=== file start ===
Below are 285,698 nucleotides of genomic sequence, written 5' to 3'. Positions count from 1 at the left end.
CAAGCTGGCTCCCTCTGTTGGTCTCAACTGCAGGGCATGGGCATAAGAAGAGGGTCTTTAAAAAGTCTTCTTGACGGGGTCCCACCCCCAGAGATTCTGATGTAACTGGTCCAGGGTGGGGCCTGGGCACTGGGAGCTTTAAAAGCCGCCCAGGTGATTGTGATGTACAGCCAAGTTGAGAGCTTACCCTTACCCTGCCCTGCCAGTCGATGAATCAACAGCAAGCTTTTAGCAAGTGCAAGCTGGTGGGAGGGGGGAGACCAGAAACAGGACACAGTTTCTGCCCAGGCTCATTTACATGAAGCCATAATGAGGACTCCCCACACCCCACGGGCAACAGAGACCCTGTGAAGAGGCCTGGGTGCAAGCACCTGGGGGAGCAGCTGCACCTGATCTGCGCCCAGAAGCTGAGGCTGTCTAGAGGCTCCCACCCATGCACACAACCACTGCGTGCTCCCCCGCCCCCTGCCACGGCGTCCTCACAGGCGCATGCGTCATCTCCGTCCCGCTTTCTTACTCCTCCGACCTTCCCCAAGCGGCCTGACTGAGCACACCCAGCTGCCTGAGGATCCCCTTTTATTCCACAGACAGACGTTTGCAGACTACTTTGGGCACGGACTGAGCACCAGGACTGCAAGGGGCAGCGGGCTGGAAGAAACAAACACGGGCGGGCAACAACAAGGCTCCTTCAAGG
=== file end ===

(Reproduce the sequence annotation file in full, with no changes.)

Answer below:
Below are 285,698 nucleotides of genomic sequence, written 5' to 3'. Positions count from 1 at the left end.
CAAGCTGGCTCCCTCTGTTGGTCTCAACTGCAGGGCATGGGCATAAGAAGAGGGTCTTTAAAAAGTCTTCTTGACGGGGTCCCACCCCCAGAGATTCTGATGTAACTGGTCCAGGGTGGGGCCTGGGCACTGGGAGCTTTAAAAGCCGCCCAGGTGATTGTGATGTACAGCCAAGTTGAGAGCTTACCCTTACCCTGCCCTGCCAGTCGATGAATCAACAGCAAGCTTTTAGCAAGTGCAAGCTGGTGGGAGGGGGGAGACCAGAAACAGGACACAGTTTCTGCCCAGGCTCATTTACATGAAGCCATAATGAGGACTCCCCACACCCCACGGGCAACAGAGACCCTGTGAAGAGGCCTGGGTGCAAGCACCTGGGGGAGCAGCTGCACCTGATCTGCGCCCAGAAGCTGAGGCTGTCTAGAGGCTCCCACCCATGCACACAACCACTGCGTGCTCCCCCGCCCCCTGCCACGGCGTCCTCACAGGCGCATGCGTCATCTCCGTCCCGCTTTCTTACTCCTCCGACCTTCCCCAAGCGGCCTGACTGAGCACACCCAGCTGCCTGAGGATCCCCTTTTATTCCACAGACAGACGTTTGCAGACTACTTTGGGCACGGACTGAGCACCAGGACTGCAAGGGGCAGCGGGCTGGAAGAAACAAACACGGGCGGGCAACAACAAGGCTCCTTCAAGG